Parallelly, during artistic introspection, the works Exuvia and Tempus Fugit emerged, each unravelling distinct narratives. Exuvia explores the profound theme of shedding one’s skin, metaphorically and perhaps even literally, as a representation of growth and transformation. “In my practice, I am very interested in this constant cycle of creation and destruction. This cycle happens everywhere; on the planet, in our bodies, around us. Exuvia, which is the act of insects shedding their dead-skin, was something that intrigued me, knowing that such an act is repeated everywhere, everyday.”

Palm Pebbles
Unfired clay, adorned with graphite, seeds, glass fragments, and lead
Various sizes

Emergency-old-longing 20
Porcelain, paper, threads, mother of pearl fired at 1250° C, refired at 850° C
5 x 7 x 6 inches

Meanwhile, Tempus Fugit delves into the chemical alchemy of time itself, a mesmerising journey of evolution and adaptation unfolding with each passing moment. Tempus Fugit is a Latin phrase, denoting the concept that time swiftly passes. Indeed, this work can be perceived with both simplicity and fundamental clarity, while concurrently holding a profound complexity due to its exploration of the erosive essence of time. “We can observe this phenomenon in our own lives, the subtle and continual erosion brought about by the passage of time,” explains Mahajan. “We remain oblivious to this process. This installation serves as a contemplation of the corrosive nature of time, highlighting the inevitability that what we hold dear will eventually slip through our grasp.”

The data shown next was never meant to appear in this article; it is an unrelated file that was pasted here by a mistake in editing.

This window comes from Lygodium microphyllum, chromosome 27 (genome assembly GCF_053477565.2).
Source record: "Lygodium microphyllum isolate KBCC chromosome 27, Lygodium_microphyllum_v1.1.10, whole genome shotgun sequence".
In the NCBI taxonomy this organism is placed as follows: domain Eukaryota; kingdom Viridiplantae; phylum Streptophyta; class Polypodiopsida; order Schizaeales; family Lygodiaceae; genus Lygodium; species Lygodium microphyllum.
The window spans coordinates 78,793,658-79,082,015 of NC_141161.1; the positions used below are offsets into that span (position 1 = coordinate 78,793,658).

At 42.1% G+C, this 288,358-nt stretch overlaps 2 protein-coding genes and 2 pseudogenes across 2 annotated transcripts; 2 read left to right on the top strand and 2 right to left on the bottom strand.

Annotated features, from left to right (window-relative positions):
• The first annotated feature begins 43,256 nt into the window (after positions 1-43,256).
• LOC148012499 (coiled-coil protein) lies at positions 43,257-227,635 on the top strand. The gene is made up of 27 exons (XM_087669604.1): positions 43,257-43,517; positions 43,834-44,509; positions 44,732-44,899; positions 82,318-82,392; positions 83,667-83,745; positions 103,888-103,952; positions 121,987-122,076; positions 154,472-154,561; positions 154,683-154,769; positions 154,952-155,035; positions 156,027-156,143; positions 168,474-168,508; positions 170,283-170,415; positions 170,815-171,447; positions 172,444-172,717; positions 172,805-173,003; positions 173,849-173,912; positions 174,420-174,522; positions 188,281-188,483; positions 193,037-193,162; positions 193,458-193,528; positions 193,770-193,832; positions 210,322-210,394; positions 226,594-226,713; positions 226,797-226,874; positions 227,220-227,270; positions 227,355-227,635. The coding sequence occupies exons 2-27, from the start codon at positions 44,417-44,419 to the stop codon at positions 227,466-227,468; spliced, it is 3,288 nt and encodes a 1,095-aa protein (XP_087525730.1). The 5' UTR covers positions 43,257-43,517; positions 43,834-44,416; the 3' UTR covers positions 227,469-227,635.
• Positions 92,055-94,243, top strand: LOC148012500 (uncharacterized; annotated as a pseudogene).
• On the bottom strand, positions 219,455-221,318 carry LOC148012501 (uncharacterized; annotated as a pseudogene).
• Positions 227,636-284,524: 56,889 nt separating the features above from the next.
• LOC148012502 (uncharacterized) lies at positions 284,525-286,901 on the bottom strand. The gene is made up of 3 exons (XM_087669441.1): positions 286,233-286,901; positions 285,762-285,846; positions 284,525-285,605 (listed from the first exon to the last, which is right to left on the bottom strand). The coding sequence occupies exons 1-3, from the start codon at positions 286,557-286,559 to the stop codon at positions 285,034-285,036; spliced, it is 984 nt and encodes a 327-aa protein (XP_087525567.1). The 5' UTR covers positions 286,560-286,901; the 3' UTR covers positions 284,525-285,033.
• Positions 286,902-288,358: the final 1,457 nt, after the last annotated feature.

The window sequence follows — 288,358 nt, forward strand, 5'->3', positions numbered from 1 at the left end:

Pietra,” which is Mahajan’s latest series of ceramic books, gives insight to her artistic odyssey, where she talks about skillfully wielding the primal forces of fire and stone, and employing them as potent symbols of the unrelenting pressures exerted upon external entities. This narrative plunges deep into the profound notion of previously dormant objects being compelled to liberate themselves from their inert state, ultimately undergoing a metamorphosis. This thematic journey finds its core in the collection aptly named “Emergency Old Longing,” a body of work that draws inspiration from her earlier creations, most notably “Liminal” in 2019. Within this collection, a palette of rust and white hues assumes a pivotal role, infusing the artworks with an unmistakable sense of urgency. These hues impel the pieces to undergo a transition from one state to another, creating a sense of urgency that permeates the abstract, surreal, and occasionally eccentric forms, now serving as symbols of their previous confinement, bursting forth in a pursuit of evolution.